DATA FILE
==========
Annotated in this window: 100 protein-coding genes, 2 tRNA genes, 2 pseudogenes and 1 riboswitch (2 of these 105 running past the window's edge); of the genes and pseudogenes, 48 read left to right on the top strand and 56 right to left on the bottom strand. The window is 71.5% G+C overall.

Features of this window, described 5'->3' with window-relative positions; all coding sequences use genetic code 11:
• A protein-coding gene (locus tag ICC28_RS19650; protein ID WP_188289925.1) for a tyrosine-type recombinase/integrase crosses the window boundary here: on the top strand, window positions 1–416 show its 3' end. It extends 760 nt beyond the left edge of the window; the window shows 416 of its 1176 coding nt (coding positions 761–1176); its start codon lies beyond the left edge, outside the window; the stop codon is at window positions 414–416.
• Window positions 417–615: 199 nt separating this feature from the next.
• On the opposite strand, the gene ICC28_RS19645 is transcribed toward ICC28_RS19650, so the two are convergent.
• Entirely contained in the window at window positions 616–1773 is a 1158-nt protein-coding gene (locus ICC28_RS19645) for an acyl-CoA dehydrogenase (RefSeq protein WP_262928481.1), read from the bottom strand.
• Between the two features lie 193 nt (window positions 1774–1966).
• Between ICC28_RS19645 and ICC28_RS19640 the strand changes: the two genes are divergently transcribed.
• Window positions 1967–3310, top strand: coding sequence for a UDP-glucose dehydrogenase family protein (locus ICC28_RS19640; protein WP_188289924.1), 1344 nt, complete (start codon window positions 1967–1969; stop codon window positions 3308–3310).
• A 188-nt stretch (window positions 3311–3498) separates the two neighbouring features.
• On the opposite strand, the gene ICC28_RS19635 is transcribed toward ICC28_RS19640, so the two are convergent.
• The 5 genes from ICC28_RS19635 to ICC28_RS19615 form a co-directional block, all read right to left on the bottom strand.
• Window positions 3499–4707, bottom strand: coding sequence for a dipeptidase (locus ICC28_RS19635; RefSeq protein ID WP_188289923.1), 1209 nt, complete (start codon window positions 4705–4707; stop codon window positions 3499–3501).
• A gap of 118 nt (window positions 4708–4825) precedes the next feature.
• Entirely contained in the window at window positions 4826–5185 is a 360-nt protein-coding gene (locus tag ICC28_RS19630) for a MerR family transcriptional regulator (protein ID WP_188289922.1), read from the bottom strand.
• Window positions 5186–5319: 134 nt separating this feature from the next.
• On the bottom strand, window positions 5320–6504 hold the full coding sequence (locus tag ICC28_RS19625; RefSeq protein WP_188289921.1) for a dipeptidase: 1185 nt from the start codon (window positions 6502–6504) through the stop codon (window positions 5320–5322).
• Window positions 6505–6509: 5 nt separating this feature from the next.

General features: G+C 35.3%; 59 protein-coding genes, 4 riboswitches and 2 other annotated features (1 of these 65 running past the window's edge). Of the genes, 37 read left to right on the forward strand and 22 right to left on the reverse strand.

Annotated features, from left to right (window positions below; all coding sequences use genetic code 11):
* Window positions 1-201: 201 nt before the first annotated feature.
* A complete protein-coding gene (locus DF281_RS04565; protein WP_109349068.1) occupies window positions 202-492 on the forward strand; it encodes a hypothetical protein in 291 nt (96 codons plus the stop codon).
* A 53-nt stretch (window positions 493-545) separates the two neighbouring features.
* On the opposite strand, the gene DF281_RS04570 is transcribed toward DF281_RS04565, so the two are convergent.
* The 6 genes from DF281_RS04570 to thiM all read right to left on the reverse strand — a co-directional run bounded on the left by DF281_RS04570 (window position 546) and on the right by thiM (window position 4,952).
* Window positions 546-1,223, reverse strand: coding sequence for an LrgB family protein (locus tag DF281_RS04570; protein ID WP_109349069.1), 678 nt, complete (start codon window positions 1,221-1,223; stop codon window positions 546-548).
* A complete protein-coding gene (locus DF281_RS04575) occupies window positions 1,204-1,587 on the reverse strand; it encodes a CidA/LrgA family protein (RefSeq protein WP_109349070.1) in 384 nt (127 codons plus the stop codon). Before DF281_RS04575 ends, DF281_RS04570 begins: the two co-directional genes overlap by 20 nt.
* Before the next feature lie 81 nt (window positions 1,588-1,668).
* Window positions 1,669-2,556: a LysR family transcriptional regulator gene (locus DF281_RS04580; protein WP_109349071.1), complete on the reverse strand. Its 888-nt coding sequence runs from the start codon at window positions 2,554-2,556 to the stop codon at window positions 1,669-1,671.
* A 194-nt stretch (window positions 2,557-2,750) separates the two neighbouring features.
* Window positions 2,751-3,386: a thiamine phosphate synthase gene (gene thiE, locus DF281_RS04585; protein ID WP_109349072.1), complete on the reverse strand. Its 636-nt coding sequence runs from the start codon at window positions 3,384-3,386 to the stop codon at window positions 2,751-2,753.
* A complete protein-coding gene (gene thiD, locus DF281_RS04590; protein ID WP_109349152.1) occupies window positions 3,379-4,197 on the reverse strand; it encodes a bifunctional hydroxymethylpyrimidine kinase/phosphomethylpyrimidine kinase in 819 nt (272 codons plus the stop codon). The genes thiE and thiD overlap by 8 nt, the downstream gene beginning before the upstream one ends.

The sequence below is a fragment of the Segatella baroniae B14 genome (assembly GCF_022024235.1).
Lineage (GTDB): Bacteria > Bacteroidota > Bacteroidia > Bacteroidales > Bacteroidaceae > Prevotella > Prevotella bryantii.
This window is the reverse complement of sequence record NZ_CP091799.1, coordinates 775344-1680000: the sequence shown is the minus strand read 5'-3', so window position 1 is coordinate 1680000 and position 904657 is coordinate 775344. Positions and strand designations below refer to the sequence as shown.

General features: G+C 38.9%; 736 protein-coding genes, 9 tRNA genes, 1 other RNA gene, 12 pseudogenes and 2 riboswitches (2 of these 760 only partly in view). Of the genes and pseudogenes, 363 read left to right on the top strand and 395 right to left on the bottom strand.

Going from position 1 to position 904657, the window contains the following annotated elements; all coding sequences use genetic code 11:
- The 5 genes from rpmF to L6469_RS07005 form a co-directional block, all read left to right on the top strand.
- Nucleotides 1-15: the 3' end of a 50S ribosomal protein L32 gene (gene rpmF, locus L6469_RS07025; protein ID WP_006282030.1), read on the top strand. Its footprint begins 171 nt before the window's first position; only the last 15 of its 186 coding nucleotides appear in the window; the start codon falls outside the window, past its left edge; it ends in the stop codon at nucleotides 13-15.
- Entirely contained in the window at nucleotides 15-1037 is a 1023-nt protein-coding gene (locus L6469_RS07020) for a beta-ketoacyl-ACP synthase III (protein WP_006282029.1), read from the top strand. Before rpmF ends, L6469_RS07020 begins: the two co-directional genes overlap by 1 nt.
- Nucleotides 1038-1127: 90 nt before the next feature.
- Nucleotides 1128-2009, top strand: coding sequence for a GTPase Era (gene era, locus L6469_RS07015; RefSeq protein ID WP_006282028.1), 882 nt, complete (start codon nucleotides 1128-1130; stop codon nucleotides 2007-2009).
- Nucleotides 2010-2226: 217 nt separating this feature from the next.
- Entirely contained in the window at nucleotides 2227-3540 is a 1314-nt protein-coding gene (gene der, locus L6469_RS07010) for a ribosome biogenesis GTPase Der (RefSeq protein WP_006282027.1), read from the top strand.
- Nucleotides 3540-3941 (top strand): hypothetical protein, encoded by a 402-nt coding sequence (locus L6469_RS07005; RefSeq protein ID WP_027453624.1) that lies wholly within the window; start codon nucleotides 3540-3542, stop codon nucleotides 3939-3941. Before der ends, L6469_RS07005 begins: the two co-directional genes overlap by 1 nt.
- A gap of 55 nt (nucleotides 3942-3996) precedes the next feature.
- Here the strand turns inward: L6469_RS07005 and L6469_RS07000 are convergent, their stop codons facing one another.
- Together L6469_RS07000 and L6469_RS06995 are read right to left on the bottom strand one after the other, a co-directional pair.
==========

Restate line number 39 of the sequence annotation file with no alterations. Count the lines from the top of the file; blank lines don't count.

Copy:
- Nucleotides 1-15: the 3' end of a 50S ribosomal protein L32 gene (gene rpmF, locus L6469_RS07025; protein ID WP_006282030.1), read on the top strand. Its footprint begins 171 nt before the window's first position; only the last 15 of its 186 coding nucleotides appear in the window; the start codon falls outside the window, past its left edge; it ends in the stop codon at nucleotides 13-15.